The ninth annual conference on New Directions in Environmental Law took place at Yale University’s School of Forestry and Environmental Studies on March 2. Organizers of the gathering maintain that climate change is the greatest threat to social justice, human rights and progress around the world. Conference participants explored existing challenges and legal and policy solutions to the crisis, placing climate justice at the center of the discussion.
Speakers at the conference addressed topics including: the impact of the climate crisis on immigration, incarcerated individuals, low-income communities and communities of color. Also explored were community responses to climate change that will generate justice and equity.
One of the conference’s keynote speakers was Elizabeth Yeampierre, co-founder of Uprose, the oldest Latino community organization in New York City, who also serves as co-chair of the national Climate Justice Alliance. She is of African and indigenous descent and focused her remarks on the need for those doing climate organizing to respect the work already being done in frontline communities. Between The Lines’ Melinda Tuhus attended the conference and brings us this excerpt.
ELIZABETH YEAMPIERRE: When I was sitting, listening to the companera speak, I was reminded that the climate justice movement is led by women. We are a “leader-full,” intergenerational, grassroots movement and the leaders throughout the country and in our communities are mostly women – mostly women of color.
I was also heartened to see the word “justice” because there are a lot of folks who think they understand what justice is and they (don’t). They are climate missionaries, they are climate colonizers. They are people who believe in climate change, but don’t know how to support the grassroots, and really come in with the solutions and helicopter in to tell us what’s in our best interest.
So I guess my question for folks who say they really care about climate change is, “Why are these organizations that are new and developing right now, not mapping this country and assessing where the gaps are?” Where there’s a need to build climate consciousness, where there’s a need to get folks who are on the margins or even in the red states – to start understanding the connection between climate change and their survivability.
Instead, what all of these organizations are doing is looking at places where there is already frontline leadership, whether it’s in Seattle, or the Gulf South, or Kentucky, or Brooklyn or the Bronx, or Detroit – all of them are meeting and making a beeline for our communities, getting a lot of resources to descend into our communities, supplant local leadership, duplicate work, create redundancies and a waste of resources, and colonize our communities by telling us that people of privilege seem to care more about climate change than we do, know more about climate change than we do, and are really making it impossible for the frontline to speak for itself.
It is going to make us fail. We will lose, if people continue to descend on the same communities, because descending on places that are already doing the work is lazy; it’s easy. It’s so much harder to roll up your sleeve and go into places where there is no climate consciousness.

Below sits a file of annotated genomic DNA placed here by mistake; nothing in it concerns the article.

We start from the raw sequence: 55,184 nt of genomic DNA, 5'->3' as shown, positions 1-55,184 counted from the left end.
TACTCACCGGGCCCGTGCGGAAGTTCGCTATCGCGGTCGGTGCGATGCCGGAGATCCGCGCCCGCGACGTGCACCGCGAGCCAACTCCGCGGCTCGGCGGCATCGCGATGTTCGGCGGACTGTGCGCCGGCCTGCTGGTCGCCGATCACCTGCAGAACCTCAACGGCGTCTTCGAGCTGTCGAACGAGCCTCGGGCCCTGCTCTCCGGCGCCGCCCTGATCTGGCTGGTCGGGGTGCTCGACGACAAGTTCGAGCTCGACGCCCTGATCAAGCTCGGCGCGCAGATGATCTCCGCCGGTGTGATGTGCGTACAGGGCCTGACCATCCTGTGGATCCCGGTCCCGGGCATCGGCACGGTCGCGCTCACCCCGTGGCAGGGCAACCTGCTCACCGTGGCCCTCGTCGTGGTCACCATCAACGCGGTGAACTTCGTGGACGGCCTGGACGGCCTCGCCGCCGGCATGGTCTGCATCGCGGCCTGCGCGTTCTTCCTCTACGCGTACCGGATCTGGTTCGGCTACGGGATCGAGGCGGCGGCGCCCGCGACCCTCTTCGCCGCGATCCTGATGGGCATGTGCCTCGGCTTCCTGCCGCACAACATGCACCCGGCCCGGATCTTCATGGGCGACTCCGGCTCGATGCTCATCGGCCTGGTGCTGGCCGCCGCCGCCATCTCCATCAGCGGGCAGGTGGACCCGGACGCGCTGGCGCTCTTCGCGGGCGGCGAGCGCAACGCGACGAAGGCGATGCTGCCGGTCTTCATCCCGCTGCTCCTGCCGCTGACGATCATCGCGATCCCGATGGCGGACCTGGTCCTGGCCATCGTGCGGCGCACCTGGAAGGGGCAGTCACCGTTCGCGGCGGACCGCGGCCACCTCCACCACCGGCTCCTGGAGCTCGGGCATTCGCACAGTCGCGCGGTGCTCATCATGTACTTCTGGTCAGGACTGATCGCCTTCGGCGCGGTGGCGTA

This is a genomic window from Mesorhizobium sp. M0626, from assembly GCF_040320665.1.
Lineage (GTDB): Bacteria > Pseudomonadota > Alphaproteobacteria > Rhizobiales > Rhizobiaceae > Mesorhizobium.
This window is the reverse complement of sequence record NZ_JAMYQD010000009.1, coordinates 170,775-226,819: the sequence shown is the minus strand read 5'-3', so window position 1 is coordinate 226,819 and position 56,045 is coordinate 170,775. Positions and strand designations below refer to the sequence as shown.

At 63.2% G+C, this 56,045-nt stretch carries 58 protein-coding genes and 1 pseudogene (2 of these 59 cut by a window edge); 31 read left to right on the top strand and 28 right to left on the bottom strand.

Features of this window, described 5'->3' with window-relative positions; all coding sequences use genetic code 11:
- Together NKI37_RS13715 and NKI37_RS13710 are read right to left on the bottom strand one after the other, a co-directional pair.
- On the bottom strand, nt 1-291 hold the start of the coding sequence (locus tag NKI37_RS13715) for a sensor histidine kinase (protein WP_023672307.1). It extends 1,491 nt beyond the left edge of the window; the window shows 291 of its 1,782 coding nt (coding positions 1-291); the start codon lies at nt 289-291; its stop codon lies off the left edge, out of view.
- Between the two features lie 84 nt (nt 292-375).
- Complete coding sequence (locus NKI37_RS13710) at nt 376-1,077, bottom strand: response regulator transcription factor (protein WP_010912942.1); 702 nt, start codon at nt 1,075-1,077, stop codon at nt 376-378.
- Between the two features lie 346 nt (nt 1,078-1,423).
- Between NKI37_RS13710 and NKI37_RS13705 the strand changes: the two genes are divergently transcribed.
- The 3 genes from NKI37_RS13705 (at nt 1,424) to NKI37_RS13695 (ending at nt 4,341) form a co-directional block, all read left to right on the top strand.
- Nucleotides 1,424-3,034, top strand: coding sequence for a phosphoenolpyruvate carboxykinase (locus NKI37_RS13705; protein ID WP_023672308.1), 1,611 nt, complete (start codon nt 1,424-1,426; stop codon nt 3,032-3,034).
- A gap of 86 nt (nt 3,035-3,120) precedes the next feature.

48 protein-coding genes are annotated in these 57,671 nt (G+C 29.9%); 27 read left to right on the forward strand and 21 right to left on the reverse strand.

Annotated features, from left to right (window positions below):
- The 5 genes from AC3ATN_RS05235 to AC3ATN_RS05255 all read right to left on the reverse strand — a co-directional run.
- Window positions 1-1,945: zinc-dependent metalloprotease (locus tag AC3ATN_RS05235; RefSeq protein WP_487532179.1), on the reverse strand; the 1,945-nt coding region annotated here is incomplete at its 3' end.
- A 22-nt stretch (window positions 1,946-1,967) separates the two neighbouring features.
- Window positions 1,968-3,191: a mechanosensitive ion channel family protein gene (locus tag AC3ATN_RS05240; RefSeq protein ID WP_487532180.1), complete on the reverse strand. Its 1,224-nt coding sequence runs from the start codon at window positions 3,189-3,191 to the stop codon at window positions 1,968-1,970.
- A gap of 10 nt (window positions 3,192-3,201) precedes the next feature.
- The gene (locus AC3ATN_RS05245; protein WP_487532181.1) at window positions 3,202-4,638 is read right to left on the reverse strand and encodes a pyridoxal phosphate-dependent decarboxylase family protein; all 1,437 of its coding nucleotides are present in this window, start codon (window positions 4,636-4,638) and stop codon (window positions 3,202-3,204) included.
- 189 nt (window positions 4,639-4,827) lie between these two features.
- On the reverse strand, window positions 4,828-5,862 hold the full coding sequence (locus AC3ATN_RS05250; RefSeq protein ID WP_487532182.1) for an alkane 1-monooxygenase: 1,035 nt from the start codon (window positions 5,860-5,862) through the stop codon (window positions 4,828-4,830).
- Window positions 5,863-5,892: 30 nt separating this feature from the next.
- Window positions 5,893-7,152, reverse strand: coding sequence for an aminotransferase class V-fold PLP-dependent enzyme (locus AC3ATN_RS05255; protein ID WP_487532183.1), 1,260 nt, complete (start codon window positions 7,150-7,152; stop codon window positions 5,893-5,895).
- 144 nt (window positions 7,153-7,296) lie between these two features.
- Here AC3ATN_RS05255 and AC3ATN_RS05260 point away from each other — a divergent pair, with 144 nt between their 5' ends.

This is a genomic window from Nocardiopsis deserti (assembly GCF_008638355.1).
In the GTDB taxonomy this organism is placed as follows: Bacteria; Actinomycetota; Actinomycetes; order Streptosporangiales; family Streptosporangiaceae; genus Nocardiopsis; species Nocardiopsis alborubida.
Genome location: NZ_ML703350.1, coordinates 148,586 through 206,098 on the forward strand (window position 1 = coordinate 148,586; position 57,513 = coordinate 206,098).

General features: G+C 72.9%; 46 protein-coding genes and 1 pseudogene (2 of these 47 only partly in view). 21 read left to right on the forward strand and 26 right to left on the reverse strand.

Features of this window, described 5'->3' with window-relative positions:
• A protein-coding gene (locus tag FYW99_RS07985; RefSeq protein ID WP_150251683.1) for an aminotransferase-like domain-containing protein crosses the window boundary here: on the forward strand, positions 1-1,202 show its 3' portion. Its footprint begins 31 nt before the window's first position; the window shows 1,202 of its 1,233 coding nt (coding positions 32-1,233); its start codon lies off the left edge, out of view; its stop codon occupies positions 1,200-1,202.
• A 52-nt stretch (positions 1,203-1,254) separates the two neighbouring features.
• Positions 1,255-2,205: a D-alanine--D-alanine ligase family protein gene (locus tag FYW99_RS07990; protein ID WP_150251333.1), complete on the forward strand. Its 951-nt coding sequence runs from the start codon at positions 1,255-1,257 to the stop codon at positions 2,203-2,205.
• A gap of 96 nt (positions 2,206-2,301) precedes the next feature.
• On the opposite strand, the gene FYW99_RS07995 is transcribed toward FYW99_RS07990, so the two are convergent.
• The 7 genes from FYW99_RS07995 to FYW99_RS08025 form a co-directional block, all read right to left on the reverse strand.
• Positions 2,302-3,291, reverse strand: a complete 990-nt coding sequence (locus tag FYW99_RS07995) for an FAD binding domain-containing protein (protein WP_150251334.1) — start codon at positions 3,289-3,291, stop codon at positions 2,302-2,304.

And I’m saying that to you because just this week there was a meeting in Washington to talk about how to get people of color and low-income people to have a platform on the Green New Deal (GND). We have a platform on the GND. How many are supporters of the GND? So, when we looked at the GND, we had questions. We wanted to know why there was language in there about cap and trade. We wanted to know why there was language in there about sequestration and carbon capture and why it wasn’t centered on frontline communities, and why it wasn’t building on the work of “just transition” that our communities were doing? And just transition is an economic frame that moves us away from fossil fuel extraction to a regenerative economy – the kind of work you see happening in our communities all over the country.
And so, we had a critique, and people responded to us in a negative way because we were critiquing the GND. Well, Alexandria comes from the Bronx, and we felt we had a right to say activists don’t sign a blank check. We wanted to make sure the frontline communities are centered; that we are creating holistic responses; that the resources are being invested locally in communities; that communities are not being displaced as a result of environmental amenities – as they have when we won environmental successes.
I know in my community, when we doubled the amount of open space, stopped the siting of a power plant, had an urban forestry campaign – that developers started using our successes as a way of displacing us. And that can’t happen, because when you push people out, you destroy social cohesion. And so it is really important for us to commit to building just relationships, engaging in self-transformation, and begin to work with each other in a way we have never worked with each other before. It means checking privilege, it means really challenging the way you come to the work. Because the truth is that we will not survive unless we deal with questions of race, and the fact that really this is about the intersection of racial injustice and climate change, right?
And that is the hardest thing to do. It is much easier to talk about bioswales, and installing green roofs, and thinking about infrastructure and how do we make sure we have permeable surfaces. That is so much easier to talk about than to talk about race. And we can’t talk about climate change without talking about race. And we can’t build relationships unless people are introspective and understand how they come to this work and how they use or abuse their privilege in this.